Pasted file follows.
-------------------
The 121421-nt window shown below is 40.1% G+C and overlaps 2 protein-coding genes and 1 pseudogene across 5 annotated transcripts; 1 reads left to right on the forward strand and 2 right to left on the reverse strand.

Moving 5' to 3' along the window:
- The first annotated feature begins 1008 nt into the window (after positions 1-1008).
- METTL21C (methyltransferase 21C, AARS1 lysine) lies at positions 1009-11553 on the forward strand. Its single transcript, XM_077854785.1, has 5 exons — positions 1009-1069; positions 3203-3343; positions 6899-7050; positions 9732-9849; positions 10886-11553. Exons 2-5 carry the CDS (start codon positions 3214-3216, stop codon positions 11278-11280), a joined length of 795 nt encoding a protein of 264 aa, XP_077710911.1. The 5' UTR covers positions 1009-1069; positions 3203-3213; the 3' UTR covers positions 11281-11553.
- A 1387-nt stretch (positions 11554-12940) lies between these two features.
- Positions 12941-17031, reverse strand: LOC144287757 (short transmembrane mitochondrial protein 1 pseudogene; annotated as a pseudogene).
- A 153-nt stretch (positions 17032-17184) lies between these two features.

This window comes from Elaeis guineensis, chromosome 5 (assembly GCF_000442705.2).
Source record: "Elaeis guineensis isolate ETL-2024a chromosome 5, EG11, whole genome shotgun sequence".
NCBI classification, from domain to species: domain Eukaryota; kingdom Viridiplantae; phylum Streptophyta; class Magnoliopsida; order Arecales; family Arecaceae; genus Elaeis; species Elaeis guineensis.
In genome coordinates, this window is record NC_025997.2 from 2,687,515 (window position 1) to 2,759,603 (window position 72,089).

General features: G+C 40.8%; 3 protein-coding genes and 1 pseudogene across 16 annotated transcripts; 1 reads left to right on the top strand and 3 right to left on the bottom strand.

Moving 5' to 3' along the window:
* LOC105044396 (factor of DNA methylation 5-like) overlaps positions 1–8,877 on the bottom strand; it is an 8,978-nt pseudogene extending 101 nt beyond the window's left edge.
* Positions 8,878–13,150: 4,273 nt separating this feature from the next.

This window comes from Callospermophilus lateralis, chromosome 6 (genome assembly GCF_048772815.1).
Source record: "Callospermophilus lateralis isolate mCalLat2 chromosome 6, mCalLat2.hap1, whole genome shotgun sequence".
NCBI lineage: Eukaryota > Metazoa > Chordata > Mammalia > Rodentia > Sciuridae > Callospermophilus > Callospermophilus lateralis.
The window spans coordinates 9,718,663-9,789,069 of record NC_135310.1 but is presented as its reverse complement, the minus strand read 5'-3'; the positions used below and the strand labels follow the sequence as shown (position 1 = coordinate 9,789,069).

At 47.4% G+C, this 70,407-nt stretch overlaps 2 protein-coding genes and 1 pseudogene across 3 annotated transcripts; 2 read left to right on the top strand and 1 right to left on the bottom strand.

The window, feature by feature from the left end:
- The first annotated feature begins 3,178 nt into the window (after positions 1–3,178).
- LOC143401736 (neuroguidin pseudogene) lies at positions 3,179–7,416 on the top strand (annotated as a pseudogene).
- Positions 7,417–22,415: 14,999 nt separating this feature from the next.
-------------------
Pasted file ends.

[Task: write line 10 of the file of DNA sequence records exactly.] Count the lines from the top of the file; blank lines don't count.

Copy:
NCBI classification, from domain to species: domain Eukaryota; kingdom Viridiplantae; phylum Streptophyta; class Magnoliopsida; order Arecales; family Arecaceae; genus Elaeis; species Elaeis guineensis.